Americans are putting a lot less money aside than they did during the Great Recession. Some experts interpret that to mean people are loosening up and relaxing when it comes to their money. According to a recent CNBC article, savings habits are backsliding as the financial crisis becomes a distant memory. Although my savings is quickly dwindling, it's not because I have amnesia when it comes to the recession. I just have more expenses now than I did at that time.
Fluctuating savings rates
According to the U.S. Commerce Department data, the savings rate for Americans went up from 3.8 in 2008 to 8.7 in 2012. Experts say the national consumer savings rate now stands at just 4.4 percent. I can understand how someone might interpret that as meaning consumers are more confident. However, I think most people are in my same predicament. They can't save what they don't have.
Getting used to furloughs
When the Great Recession first started, I was introduced to the concept of furloughs or unpaid days off. What I didn't realize is that I'd have to deal with furloughs for years to come. In fact, I have to take a furlough day off this month, which is like receiving a temporary pay cut. It's difficult to save as much money on a lower salary.
Spending more on health care
Although my paycheck is smaller, my health care bills are growing. I noticed the cost of eye glasses and eye exams for my family went up by 30 percent in the past few years. Also, we are paying more for medications, doctor visits and dental care. Although I save someone money into a health savings account, it's not enough to cover all the eligible expenses. Although we never used to carry a balance over from one month to the next, we decided to take two billing cycles instead of one to pay off his college expenses.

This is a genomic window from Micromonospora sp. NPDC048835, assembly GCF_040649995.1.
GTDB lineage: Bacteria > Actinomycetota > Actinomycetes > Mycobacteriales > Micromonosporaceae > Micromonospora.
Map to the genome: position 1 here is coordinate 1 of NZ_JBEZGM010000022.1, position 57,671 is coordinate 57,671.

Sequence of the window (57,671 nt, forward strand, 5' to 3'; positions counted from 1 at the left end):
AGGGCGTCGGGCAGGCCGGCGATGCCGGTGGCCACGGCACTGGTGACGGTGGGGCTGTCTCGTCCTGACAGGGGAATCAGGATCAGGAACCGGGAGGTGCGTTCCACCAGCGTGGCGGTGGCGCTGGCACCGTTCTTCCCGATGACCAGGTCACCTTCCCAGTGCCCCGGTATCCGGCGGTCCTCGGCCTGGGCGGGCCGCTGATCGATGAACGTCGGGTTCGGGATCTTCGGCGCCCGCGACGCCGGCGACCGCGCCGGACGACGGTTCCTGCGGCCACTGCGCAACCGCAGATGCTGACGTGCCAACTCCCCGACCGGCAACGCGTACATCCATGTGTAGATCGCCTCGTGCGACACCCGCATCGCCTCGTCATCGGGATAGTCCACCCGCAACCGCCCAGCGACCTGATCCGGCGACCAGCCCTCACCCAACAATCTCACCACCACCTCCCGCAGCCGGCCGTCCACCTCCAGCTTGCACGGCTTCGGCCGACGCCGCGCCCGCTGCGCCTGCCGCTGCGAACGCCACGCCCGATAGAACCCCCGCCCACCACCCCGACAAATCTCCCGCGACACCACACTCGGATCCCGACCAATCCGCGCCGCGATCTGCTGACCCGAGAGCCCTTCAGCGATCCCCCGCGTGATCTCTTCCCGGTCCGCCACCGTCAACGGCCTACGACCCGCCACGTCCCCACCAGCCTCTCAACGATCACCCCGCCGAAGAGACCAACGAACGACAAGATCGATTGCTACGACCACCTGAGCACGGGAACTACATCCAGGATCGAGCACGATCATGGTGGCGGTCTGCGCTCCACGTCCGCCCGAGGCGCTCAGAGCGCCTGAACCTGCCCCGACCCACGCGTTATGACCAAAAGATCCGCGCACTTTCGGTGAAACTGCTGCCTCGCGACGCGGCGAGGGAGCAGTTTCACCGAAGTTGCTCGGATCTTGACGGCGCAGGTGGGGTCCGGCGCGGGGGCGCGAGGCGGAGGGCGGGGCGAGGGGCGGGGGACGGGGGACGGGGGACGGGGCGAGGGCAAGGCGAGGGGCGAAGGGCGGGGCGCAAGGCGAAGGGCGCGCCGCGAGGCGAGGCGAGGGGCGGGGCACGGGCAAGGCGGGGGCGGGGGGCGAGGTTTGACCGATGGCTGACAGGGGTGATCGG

Paying for college on credit
Although I didn't intend to pay for my son's college with credit cards, it happened by accident. I didn't anticipate a broken air-conditioner and car expenses the same month as his tuition was due. I ended up paying for his books and equipment with the credit card. According to a recent article by Wall St. Cheat Sheet that cited Equifax, credit card balances are on the rise. Bank credit cards increased from $536.5 billion this year compared to $533.3 billion last year.
I'm not convinced that anyone in American has forgotten about the impact of the recession. Just because people aren't saving as much doesn't mean they are spending more on frivolous things. Some of my friends who lost their jobs during the recession decided to have children and stop looking for work. They are now trying to make it in a single-income family. After turning 40, I had to deal not only with our children's college expenses but also the grandparents' bills. Some people call it the "sandwich generation," which means our savings are getting eaten from every angle.
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